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Report

Nuts, Bolts, and Pitfalls of Carbon Pricing: An Equity-Based Primer on Paying to Pollute

A man stands in the foreground of a neighborhood with brick multifamily buildings and smoke stacks on the horizon.

While carbon pricing and emissions trading schemes have been a part of climate policy discussions for decades, the concept has gained popularity in recent years. The term usually refers to two common policy mechanisms, "cap and trade" and a "carbon tax," which are market-based measures that create a carbon market by putting a tax, fee, or price on certain greenhouse gas emissions to give corporations an incentive to reduce these emissions. The questions we begin to ask, however, are around racial justice implications, including the extent to which these schemes phase out fossil fuel use and extraction – the ultimate solution to addressing the climate crisis. 

Nuts, Bolts, and Pitfalls of Carbon Pricing: An Equity-Based Primer on Paying to Pollute finds that carbon pricing and trading systems are not very effective or equitable measures for curbing carbon emissions.

Why Carbon Pricing and Trading Is a False Solution

Our research shows that these systems can often play out as what amounts to sophisticated international shell games, where little net decline in emissions occurs because the measures simply serve to transfer pollution from one location or one country to another, depending on who can afford to pollute.  Within the U.S., there is evidence that carbon pricing and trading can exacerbate existing inequalities by creating or worsening "sacrifice zones." These zones are communities, often with Black Indigenous, People of Color  (BIPOC) residents and households with low-income, in or near where significant fossil fuel-related pollution occurs. Thereby sacrificing the wellbeing of our communities to fuel the excesses of people living elsewhere.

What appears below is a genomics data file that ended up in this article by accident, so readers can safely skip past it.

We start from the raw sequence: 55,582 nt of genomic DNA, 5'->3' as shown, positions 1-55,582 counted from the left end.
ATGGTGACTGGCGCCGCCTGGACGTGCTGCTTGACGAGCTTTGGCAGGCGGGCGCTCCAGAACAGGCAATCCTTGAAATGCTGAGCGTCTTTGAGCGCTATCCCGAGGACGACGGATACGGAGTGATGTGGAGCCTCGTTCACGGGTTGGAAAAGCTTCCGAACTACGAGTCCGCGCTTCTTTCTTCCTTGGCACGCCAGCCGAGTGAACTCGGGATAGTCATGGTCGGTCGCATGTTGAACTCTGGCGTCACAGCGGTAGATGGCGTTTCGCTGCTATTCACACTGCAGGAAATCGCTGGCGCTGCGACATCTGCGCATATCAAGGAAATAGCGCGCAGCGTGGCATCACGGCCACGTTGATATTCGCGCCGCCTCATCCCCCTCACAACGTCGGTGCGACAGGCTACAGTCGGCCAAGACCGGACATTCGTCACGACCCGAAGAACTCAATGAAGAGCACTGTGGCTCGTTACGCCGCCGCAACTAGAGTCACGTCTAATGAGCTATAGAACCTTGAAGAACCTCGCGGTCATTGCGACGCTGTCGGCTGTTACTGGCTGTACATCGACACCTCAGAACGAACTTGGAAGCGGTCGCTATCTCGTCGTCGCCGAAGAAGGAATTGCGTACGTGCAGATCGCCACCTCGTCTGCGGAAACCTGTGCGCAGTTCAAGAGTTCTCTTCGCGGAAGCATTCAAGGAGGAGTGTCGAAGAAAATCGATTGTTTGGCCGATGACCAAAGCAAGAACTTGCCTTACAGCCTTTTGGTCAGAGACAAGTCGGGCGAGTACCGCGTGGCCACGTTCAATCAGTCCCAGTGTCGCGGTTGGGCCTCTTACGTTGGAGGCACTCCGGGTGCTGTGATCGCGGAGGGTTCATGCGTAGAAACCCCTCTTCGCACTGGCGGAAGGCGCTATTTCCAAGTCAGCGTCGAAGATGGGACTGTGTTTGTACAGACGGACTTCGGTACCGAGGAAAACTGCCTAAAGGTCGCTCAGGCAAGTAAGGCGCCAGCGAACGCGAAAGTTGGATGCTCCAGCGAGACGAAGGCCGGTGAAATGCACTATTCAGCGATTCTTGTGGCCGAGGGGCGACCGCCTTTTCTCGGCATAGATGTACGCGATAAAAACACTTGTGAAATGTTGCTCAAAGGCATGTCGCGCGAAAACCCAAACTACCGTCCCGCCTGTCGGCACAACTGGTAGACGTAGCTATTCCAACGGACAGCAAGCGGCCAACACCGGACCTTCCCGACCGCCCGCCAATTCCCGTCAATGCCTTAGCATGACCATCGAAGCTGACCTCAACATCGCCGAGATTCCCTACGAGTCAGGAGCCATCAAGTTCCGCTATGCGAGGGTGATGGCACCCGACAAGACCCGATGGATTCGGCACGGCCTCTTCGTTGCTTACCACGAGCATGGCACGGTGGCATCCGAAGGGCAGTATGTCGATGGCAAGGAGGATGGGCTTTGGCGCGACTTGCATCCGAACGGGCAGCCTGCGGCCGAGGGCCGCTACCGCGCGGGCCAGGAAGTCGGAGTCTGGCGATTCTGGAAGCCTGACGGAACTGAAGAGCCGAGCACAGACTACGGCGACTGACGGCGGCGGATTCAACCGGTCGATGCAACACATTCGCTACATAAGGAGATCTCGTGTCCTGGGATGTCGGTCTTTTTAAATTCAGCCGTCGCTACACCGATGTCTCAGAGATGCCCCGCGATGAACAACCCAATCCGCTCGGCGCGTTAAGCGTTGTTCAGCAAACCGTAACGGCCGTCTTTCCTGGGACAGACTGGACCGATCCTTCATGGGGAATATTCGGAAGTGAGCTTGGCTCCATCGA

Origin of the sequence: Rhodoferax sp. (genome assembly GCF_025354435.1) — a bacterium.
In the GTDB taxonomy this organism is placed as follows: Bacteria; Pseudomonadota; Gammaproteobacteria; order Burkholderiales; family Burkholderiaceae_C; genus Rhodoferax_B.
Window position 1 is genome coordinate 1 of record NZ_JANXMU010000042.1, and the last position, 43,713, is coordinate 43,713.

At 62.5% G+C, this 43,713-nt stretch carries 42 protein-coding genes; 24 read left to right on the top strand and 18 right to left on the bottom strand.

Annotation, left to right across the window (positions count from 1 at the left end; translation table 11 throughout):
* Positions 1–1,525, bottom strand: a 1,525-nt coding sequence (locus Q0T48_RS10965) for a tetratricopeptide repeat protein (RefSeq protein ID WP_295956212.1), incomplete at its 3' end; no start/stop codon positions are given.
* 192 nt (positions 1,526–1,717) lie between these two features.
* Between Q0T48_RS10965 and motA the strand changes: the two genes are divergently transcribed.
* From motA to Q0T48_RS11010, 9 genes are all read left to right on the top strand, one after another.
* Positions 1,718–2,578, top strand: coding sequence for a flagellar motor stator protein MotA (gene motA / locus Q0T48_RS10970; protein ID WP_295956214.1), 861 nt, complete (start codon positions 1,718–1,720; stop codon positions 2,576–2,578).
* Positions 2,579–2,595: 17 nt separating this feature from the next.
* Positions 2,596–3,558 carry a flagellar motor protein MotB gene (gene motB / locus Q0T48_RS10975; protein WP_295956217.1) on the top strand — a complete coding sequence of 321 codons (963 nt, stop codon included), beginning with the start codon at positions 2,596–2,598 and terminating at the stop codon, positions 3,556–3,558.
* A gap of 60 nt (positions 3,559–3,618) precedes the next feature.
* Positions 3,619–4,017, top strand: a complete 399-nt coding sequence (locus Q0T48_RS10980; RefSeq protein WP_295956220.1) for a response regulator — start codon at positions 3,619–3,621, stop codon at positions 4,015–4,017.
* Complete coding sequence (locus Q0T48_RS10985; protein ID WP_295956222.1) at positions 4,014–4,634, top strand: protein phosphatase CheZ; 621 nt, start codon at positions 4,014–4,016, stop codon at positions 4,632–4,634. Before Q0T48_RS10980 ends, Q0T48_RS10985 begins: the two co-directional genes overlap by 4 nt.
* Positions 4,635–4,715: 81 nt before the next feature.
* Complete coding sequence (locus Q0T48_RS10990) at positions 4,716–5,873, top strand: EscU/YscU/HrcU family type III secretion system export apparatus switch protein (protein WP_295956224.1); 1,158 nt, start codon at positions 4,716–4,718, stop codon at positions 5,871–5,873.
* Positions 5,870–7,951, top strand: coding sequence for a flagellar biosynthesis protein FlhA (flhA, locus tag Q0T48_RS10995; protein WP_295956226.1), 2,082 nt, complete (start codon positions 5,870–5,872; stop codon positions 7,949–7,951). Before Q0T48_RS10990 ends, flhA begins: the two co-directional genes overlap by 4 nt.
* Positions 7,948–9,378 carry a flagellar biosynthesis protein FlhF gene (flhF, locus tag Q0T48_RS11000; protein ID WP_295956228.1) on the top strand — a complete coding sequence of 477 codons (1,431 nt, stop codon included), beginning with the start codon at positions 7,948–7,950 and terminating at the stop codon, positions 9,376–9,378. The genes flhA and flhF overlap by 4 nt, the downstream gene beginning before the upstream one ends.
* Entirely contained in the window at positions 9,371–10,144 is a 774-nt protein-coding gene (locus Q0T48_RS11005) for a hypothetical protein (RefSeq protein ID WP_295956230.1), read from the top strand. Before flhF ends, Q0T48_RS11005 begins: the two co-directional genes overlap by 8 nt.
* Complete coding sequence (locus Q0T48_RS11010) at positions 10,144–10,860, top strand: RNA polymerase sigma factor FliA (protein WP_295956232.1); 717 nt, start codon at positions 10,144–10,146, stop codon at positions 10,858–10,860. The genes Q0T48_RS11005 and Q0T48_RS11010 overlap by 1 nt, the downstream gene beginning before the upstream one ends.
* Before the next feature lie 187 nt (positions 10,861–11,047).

We shouldn't be discussing anything about fossil fuels in a just energy transition. That's plain and simple.

Katherine Egland, NAACP Environmental and Climate Justice Board Chair

As consensus grows around the urgency of the climate crisis, we're confronted with a range of false solutions that deepen inequalities and are insufficient to meet the scale and speed of needed changes. In many cases, the fight against climate change becomes a big business opportunity – with the same political and economic interests that are most responsible for the climate crisis championing supposed solutions. In fact, some of the worst environmental offenders co-opt the language of environmental advocates in order to protect their bottom line, neutralize climate legislation, and preserve the status quo. It is important to recognize that these false solutions not only fail to deliver on their environmental claims, but often worsen our ecological and economic crises.

Read the carbon pricing primer below to learn about:

  • Racial justice implications of carbon pricing
  • Four key reasons that carbon pricing and trading schemes are false solutions
  • Debunking three "equity" arguments for carbon pricing
  • What to do if carbon pricing legislation is moving forward in spite of our best efforts to advance real solutions--how to insert harm reduction measures.
  • 18 domestic policy recommendations for the United States to legislate climate justice
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